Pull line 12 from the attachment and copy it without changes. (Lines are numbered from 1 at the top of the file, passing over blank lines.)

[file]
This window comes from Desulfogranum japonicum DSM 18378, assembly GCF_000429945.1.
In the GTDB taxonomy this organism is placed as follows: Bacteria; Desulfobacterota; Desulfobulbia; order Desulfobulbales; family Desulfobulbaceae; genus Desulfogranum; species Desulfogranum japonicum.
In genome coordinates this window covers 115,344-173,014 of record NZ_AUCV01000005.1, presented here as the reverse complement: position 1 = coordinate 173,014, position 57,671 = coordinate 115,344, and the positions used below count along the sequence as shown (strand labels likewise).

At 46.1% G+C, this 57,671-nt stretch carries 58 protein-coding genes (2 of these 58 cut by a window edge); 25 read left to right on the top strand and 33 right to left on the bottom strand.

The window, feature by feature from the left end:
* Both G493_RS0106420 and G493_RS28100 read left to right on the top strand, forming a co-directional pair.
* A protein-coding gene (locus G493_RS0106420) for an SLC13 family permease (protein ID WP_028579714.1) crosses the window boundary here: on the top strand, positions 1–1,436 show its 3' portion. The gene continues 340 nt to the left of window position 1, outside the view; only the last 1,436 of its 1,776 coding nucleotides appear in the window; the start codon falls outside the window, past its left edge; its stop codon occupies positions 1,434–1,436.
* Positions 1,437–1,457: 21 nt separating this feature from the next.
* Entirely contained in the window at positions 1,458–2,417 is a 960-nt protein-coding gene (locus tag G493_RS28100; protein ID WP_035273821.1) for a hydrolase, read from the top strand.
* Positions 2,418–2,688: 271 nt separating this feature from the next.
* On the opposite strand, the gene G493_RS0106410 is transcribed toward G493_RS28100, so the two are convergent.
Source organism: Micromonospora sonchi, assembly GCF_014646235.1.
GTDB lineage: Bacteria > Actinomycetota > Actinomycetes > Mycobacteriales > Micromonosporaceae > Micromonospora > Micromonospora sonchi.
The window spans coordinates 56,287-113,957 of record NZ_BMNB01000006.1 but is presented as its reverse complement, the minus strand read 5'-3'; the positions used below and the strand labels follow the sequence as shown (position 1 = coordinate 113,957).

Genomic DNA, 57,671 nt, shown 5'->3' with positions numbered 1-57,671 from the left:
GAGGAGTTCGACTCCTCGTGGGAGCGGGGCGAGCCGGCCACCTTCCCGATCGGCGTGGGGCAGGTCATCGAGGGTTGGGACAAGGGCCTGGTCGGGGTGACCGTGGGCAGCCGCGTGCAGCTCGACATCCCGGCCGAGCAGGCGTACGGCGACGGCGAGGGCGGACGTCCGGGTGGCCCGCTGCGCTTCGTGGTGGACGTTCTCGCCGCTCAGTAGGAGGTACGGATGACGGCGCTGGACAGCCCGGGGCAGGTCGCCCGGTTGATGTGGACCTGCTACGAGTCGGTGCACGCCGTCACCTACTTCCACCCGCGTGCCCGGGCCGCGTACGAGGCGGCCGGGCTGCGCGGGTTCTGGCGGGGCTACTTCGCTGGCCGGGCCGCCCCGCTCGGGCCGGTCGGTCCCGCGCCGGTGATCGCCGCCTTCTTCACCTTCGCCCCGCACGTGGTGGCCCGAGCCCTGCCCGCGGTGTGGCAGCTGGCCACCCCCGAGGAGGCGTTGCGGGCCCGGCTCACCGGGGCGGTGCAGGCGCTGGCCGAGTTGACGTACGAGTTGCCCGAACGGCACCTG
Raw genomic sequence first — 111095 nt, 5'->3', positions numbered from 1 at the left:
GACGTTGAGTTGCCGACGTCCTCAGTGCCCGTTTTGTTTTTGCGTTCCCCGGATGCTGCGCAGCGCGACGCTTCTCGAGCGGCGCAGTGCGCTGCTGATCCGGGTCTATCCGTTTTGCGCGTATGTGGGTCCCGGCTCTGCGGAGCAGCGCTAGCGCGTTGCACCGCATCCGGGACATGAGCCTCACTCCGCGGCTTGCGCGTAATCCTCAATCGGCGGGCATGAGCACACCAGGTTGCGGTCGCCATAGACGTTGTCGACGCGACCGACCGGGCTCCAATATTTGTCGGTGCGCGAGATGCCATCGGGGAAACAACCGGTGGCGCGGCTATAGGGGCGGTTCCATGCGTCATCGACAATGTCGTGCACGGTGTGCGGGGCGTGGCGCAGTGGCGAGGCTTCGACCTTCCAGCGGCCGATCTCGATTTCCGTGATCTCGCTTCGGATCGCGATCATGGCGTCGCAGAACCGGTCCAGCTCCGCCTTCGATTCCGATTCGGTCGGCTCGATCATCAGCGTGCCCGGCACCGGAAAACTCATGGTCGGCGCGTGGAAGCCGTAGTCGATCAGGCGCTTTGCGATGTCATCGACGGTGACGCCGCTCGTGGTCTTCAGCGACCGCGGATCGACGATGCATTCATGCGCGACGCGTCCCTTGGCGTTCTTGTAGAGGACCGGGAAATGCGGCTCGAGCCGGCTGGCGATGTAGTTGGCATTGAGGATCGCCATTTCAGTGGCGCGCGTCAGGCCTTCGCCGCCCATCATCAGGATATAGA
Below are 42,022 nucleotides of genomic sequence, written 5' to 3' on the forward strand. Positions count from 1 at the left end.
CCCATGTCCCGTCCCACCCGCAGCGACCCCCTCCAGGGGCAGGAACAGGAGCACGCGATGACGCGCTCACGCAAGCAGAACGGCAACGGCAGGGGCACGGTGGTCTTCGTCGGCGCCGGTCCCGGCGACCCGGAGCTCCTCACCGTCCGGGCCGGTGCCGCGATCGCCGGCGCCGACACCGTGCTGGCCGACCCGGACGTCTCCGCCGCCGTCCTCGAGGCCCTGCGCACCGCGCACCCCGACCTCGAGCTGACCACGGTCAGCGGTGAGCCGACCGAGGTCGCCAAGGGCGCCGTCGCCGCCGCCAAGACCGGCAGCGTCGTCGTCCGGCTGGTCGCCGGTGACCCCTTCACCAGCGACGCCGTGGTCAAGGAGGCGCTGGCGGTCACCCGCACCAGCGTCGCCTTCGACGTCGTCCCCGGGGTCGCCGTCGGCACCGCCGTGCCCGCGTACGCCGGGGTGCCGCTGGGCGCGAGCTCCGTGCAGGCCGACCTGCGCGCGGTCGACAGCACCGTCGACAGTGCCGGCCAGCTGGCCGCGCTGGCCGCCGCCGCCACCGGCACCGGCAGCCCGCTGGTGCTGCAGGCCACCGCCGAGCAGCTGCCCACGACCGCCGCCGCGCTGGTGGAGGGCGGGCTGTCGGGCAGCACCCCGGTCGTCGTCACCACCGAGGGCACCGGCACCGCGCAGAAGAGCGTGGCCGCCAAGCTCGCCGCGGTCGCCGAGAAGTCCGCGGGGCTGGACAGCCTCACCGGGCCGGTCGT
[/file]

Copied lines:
Source organism: Micromonospora sonchi, assembly GCF_014646235.1.